Elections chief Sylvia FIndlay-Scrubb, left, and her lawyer in the election petition, Senior Counsel Anthony Astaphan.

Leader of the Opposition, Arnhim Eustace is making another call for Sylvia Findlay-Scrubb to resign as Supervisor of Elections or for Prime Minister Ralph Gonsalves to relieve her of the post.

Eustace’s latest call on Monday came in light of comments that Dominican senior counsel, Anthony Astaphan — who is representing Findlay in election petitions brought by the opposition — made on radio last week.

Speaking on Boom FM on Friday, Astaphan said there is a number at the back of ballot in St. Vincent and the Grenadines that can be used to determine how someone voted.

He said on Monday that he was wrong, and there is no such number.

But Eustace, speaking at a New Democratic Party (NDP) press conference on Monday, noted that not only is Astaphan Findlay’s lead lawyer in the election petitions brought by the NDP, he also represented the elections chief in an application brought by the NDP’s Ben Exeter, asking the court to allow him to inspect the very election ballots and counterfoils.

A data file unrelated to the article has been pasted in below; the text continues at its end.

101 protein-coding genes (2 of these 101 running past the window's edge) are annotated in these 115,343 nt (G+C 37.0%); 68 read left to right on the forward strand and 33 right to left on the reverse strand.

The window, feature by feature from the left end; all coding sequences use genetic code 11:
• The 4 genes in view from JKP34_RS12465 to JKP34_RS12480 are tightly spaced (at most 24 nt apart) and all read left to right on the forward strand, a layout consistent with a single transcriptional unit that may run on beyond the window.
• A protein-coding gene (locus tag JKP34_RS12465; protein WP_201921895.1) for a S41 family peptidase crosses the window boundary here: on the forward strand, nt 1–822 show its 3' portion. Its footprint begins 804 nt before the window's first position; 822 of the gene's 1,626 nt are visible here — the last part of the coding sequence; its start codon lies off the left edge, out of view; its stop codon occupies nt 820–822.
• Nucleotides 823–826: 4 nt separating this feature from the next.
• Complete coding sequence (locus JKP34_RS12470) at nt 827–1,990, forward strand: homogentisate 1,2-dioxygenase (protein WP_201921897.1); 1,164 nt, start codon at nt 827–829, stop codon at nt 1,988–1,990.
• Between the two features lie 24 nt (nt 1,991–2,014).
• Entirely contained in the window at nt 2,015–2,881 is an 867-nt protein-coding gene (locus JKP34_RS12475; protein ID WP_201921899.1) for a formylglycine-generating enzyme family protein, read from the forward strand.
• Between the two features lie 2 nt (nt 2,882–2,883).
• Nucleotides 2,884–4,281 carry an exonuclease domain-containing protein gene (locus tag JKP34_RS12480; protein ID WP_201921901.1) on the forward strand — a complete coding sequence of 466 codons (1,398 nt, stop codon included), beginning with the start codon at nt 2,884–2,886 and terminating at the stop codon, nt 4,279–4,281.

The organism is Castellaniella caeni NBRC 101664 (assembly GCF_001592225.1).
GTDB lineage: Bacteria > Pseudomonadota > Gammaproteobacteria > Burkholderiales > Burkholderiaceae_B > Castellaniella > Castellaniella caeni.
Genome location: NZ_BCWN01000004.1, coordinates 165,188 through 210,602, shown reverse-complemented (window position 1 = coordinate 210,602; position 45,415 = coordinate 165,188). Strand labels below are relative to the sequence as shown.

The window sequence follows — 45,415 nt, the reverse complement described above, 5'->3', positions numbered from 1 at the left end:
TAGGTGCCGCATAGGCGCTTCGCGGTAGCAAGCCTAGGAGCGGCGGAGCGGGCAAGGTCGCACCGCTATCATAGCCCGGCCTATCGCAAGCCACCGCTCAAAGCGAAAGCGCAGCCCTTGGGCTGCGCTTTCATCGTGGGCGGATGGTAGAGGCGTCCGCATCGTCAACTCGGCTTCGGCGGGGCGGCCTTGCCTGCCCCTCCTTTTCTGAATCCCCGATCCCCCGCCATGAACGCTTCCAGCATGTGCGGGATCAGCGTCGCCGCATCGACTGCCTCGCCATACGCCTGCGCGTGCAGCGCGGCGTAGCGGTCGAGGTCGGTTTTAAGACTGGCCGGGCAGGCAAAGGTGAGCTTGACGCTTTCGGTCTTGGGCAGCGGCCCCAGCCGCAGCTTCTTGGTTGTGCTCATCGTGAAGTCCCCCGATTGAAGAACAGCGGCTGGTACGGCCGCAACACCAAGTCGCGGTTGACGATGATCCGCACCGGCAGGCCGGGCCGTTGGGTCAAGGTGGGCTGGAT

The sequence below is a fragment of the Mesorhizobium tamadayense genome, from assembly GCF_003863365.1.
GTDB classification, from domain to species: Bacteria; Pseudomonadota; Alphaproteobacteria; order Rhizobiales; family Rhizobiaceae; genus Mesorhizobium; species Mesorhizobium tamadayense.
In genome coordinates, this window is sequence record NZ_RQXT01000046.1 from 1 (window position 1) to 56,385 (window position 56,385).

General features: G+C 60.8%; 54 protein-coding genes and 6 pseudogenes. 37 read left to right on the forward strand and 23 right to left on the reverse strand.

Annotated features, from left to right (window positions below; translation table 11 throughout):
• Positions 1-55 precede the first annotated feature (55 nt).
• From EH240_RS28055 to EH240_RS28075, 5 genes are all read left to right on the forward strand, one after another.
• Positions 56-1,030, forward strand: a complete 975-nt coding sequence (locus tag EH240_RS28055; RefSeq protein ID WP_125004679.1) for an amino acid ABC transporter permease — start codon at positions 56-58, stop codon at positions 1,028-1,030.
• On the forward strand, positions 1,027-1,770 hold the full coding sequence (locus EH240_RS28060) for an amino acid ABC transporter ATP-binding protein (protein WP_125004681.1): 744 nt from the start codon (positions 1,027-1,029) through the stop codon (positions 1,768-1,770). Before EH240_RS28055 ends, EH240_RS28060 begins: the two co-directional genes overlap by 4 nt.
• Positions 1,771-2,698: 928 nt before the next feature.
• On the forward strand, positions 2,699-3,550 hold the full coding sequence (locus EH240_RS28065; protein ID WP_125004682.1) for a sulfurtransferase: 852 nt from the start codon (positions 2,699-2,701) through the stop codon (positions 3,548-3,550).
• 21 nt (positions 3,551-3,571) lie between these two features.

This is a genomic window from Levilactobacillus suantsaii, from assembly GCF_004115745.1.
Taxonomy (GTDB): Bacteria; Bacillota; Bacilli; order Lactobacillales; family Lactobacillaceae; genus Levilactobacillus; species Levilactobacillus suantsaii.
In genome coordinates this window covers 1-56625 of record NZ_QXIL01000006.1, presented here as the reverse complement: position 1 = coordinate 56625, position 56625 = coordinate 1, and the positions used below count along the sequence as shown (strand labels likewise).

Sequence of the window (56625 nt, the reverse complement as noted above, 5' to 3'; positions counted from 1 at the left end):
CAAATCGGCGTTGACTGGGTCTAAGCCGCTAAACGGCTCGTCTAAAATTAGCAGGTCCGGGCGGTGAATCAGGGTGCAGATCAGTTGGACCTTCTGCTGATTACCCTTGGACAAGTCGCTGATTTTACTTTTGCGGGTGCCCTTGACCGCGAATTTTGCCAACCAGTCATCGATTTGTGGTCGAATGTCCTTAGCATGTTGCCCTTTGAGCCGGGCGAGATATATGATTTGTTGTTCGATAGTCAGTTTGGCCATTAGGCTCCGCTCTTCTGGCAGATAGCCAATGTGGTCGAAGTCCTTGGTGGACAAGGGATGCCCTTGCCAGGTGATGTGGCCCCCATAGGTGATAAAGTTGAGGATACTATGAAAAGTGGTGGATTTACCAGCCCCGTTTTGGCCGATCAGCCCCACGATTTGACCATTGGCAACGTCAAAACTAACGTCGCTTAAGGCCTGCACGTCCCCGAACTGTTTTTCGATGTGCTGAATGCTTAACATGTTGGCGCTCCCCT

In presenting the context for his call, Eustace noted that in the Searchlight newspaper of Dec. 15, 2015, just six days after the general elections, Findlay-Scrubb asserted her office’s commitment to free, fair and transparent elections.

“She further stated indignantly that ‘when all the facts are known, it will be evident that the allegations which are now being made are based on misinformation and half-truths and untruths’,” Eustace said.

Two days later, Exeter, who represented the NDP in Central Leeward in the December polls, filed an application to inspect the ballots and counterfoils used in the election.

Eustace noted that while Findlay-Scrubb had described the elections as transparent, “she opposed the application ‘tooth and nail’.

“If the election was free, fair and transparent, what was the harm in showing that? That was her first inconsistency in the post-election period,” said Eustace, whose NDP is challenging, in court, the results of the elections in Central Leeward and North Windward.

Eustace further noted that Findlay-Scrubb, in an affidavit sworn on Dec. 21 and especially her subordinates, Winston Gaymes and Clyde Robinson in their own affidavits, claimed that Exeter and one NDP lawyer at the final count in Layou lied when alleging improper sealing of ballot boxes and mutilation of ballots, among other irregularities.